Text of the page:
Against the backdrop of ongoing extreme weather events, climate change, and pointed demands for unprecedented action on climate, the world’s biggest bankers continue to fund the biggest drivers of the climate crisis –– fossil fuels and deforestation.

While our personal choices of light bulbs and recycling habits may overtime make a dent in the global economy, we now know we have about a decade to halve our emissions and in order to do so we need significant and systemic shifts. Just 100 companies are responsible for more than 70% of the world’s greenhouse gas emissions since 1988, and these companies rely heavily on financing from banks. Without funding from major financial institutions, fossil fuel expansion would come to a grinding halt.

Yet, since the Paris Agreement was signed, the world’s biggest banks poured $1.9 trillion dollars into fossil fuels. It's shocking. It’s infuriating. And it’s unacceptable. The science couldn’t be more clear. There is no room for new fossils in the world’s carbon budget. Emissions just from the oil, gas and coal reserves already in production would take the world well beyond 1.5° Celsius. Yet banks are continuing to pump billions of dollars into the companies engaged in fossil fuel expansion and rainforest destruction. And these bank CEOs are real people who have a choice.

From New York’s Wall Street, to Tokyo’s Marunouchi District, to France’s La Defense financial center, transactions to the dirtiest companies are approved every day by bank executives, actively undermining efforts to address the key factors of climate change and contributing to a lion’s share of the global climate crisis.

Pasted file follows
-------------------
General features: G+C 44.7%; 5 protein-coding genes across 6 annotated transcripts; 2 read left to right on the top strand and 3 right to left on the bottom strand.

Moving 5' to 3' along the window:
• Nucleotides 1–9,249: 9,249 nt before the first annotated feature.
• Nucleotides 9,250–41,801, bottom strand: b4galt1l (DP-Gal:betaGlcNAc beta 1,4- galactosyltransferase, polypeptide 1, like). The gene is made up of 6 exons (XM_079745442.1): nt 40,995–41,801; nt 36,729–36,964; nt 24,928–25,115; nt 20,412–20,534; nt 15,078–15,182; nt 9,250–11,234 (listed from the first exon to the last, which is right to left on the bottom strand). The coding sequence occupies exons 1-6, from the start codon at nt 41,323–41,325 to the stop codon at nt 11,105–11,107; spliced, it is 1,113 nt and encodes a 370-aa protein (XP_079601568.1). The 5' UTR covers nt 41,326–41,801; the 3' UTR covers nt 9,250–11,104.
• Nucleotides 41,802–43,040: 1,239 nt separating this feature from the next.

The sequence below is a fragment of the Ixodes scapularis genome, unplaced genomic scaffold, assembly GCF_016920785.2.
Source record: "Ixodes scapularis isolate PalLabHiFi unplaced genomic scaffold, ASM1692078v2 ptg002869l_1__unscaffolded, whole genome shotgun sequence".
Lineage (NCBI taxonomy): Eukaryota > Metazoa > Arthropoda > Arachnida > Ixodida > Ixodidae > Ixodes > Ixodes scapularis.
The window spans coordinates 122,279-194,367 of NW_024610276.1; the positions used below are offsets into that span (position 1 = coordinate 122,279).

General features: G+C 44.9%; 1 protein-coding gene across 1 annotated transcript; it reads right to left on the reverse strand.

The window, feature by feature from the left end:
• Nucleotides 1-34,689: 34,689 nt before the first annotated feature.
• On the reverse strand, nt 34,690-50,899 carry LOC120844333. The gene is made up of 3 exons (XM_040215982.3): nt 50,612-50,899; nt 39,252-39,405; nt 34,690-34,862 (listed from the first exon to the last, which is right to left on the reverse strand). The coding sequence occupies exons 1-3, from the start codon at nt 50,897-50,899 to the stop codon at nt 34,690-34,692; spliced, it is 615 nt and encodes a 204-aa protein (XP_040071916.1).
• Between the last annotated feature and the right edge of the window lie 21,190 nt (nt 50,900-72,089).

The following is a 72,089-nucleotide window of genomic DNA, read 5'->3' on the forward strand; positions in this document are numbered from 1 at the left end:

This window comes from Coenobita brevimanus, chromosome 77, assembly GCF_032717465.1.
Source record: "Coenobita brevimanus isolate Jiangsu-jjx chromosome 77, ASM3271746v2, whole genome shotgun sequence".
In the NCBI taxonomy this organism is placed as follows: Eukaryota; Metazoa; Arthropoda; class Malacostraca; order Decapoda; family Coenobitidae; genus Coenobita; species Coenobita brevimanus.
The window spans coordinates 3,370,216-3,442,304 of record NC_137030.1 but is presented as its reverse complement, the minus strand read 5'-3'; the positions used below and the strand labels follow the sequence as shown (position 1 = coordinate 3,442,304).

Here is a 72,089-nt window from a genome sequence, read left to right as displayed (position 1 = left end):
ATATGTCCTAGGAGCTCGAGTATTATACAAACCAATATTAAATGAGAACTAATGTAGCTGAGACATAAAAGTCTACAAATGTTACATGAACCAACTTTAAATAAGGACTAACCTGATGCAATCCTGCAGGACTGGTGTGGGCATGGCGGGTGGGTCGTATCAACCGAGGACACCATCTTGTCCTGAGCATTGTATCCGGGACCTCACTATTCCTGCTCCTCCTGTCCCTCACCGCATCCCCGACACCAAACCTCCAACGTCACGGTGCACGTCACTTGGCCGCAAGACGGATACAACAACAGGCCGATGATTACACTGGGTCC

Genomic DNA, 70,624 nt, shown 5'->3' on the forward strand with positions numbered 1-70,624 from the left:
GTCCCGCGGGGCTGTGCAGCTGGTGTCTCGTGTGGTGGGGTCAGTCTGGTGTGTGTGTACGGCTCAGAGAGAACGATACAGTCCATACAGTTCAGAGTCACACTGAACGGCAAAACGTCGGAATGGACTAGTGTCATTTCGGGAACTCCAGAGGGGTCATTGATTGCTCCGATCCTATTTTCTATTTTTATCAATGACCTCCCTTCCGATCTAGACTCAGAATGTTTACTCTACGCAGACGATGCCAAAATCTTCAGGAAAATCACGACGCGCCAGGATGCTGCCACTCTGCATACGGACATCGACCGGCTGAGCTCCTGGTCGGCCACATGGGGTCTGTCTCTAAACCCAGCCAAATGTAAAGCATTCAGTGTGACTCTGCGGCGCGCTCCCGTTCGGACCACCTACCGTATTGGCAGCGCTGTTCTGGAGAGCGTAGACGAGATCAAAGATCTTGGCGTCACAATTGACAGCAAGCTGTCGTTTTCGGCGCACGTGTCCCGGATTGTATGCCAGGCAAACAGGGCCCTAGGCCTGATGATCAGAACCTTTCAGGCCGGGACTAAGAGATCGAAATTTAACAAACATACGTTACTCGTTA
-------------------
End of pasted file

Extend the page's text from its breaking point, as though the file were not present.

As Utah Phillips once said, “The Earth is not dying, it is being killed, and those who are killing it have names and addresses.” Right now, 32 people, which all happen to be men, are funding climate chaos and they have names.

The worst banker in the world when it comes to funding the climate crisis is JPMorgan Chase CEO Jamie Dimon. Chase is the world’s worst funder of fossil fuels and the world’s worst funder of fossil fuel expansion –– by a large margin. Under Dimon’s leadership, Chase poured $196 billion it poured into fossil fuels between 2016-2018 –– that’s nearly a third (29%) higher than the second-worst bank, Wells Fargo. Despite Dimon’s words of support for the Paris Agreement, under his reign, his bank actually increased its funding of fossil fuels every year since the agreement was signed.

Who will hold these 32 bank men, the CEOs of the world’s biggest banks, accountable? Thousands of people across the country have taken action on banks to defund fossil fuels. Meanwhile millions of young people are rising up to demand real action on climate this week. At this pivotal time, will these 32 men step up for our future? Or will they continue to recklessly profit at the expense of all people, all wildlife, and life as we know it.

We need an immediate end to the expansion of fossil fuel extraction and infrastructure. We need a historic redirection of capital towards a Just Transition to renewable energy. If you’re in a hole and you want to get out, the answer is to stop digging. Reckless expansion of fossil fuels threatens will not only further lock in our fossil fuel dependence, it will be game over for our future.

To address the root causes of climate change, we must stop fossil fuels from being extracted and keep our forests intact. Financial institutions, and the 32 men who head them, must act now.

Lindsey Allen is Executive Director of Rainforest Action Network